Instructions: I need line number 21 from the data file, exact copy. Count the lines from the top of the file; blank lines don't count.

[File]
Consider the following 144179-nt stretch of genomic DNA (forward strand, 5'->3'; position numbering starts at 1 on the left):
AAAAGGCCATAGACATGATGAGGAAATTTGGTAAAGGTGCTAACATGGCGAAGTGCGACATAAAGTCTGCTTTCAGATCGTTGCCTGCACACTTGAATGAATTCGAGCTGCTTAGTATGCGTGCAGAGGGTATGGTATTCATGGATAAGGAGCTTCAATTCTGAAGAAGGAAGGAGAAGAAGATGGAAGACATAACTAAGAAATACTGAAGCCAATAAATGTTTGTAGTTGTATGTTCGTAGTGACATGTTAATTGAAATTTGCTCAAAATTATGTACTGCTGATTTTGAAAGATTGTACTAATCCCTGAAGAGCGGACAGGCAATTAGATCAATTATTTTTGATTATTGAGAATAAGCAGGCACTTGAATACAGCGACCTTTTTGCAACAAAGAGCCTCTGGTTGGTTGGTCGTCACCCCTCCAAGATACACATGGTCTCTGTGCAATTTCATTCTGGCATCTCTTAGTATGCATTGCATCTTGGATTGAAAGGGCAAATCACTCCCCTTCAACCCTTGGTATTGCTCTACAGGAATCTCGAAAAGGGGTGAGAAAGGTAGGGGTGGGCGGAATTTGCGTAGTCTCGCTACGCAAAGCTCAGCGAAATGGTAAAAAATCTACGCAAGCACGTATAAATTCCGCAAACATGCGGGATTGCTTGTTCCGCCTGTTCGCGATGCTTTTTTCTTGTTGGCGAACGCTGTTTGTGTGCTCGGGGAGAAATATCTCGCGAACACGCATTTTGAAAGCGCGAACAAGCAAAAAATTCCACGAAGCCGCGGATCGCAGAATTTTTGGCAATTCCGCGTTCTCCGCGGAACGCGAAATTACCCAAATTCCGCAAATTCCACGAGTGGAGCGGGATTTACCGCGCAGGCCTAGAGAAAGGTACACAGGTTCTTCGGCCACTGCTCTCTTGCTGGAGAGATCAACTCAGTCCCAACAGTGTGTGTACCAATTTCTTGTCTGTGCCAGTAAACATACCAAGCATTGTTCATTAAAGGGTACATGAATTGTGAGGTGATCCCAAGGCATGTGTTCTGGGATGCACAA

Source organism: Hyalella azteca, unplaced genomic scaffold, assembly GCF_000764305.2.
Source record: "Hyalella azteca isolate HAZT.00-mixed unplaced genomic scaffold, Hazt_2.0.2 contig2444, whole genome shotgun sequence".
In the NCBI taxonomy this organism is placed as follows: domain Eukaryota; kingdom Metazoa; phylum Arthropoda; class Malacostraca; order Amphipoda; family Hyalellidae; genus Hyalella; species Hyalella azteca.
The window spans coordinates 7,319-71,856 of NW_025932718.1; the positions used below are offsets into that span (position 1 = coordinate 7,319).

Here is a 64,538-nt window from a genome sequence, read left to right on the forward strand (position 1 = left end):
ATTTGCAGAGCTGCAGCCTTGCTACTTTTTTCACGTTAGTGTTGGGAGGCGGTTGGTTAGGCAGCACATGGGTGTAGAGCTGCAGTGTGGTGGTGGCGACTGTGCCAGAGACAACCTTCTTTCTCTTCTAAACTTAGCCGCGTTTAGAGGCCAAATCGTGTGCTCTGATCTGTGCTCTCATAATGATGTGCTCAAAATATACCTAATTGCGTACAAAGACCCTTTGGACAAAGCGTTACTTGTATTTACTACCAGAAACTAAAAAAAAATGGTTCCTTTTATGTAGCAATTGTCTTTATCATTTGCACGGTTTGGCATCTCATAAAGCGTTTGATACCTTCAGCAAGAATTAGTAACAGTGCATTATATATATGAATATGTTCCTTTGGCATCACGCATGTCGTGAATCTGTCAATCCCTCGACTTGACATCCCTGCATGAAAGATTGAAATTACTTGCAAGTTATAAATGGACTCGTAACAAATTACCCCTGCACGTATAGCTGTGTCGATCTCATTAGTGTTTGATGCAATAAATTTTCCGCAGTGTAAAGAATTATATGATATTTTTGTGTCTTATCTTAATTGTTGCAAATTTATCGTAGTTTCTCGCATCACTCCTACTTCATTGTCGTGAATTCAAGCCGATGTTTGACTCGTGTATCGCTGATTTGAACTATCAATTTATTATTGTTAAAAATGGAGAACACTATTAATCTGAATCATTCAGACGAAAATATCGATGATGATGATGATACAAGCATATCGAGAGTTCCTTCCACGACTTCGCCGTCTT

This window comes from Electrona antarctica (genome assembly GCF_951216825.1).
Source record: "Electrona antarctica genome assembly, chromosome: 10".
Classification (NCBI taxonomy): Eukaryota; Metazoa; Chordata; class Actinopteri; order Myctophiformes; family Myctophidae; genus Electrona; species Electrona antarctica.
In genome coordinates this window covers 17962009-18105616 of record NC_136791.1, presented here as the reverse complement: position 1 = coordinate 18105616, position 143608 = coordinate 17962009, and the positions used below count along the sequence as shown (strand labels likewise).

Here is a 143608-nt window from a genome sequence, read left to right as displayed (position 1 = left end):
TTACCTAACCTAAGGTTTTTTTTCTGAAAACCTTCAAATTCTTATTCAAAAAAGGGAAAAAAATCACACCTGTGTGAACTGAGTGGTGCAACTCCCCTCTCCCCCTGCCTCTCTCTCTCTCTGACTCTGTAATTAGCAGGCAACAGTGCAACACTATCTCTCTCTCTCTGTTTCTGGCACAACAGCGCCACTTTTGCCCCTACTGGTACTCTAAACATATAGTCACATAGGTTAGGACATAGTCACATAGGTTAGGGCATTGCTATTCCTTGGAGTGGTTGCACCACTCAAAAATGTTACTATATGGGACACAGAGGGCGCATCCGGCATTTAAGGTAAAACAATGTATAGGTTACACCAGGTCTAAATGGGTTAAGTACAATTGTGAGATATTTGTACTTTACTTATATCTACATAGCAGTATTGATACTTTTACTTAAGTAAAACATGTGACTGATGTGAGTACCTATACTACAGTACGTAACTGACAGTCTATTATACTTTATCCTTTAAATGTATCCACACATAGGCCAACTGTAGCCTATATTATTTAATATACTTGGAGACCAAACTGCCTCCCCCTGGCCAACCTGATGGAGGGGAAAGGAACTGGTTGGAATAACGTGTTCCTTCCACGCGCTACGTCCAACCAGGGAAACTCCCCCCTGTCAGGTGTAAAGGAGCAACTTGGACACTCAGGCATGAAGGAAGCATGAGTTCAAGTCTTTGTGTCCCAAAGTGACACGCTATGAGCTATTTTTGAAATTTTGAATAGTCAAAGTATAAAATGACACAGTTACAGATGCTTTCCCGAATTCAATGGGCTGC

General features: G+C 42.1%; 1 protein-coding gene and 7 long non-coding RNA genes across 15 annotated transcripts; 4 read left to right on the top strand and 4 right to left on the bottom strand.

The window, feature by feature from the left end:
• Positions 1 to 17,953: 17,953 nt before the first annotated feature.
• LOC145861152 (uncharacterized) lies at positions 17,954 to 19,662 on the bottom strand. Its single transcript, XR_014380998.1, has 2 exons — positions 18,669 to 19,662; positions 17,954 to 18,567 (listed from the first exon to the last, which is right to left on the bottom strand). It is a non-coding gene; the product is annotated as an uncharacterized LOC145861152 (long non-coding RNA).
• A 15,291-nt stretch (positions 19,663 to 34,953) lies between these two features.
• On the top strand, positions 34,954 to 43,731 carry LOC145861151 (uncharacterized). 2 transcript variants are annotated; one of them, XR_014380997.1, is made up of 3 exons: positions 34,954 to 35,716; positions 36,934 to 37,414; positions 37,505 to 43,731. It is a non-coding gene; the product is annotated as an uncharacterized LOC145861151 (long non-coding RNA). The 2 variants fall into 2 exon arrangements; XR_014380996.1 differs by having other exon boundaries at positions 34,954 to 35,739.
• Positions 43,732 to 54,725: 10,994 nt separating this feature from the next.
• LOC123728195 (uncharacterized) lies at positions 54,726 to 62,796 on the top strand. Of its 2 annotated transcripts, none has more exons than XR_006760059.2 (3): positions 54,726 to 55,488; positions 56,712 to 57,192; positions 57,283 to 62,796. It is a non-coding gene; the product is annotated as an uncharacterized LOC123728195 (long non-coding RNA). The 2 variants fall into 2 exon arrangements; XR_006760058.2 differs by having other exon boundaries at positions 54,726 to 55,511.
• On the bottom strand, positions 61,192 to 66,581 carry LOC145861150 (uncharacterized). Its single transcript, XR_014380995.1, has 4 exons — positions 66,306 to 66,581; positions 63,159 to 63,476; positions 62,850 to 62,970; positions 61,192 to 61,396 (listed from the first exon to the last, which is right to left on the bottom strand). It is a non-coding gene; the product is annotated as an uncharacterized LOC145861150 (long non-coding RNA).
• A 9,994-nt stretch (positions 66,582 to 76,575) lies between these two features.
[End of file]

• Positions 43,732 to 54,725: 10,994 nt separating this feature from the next.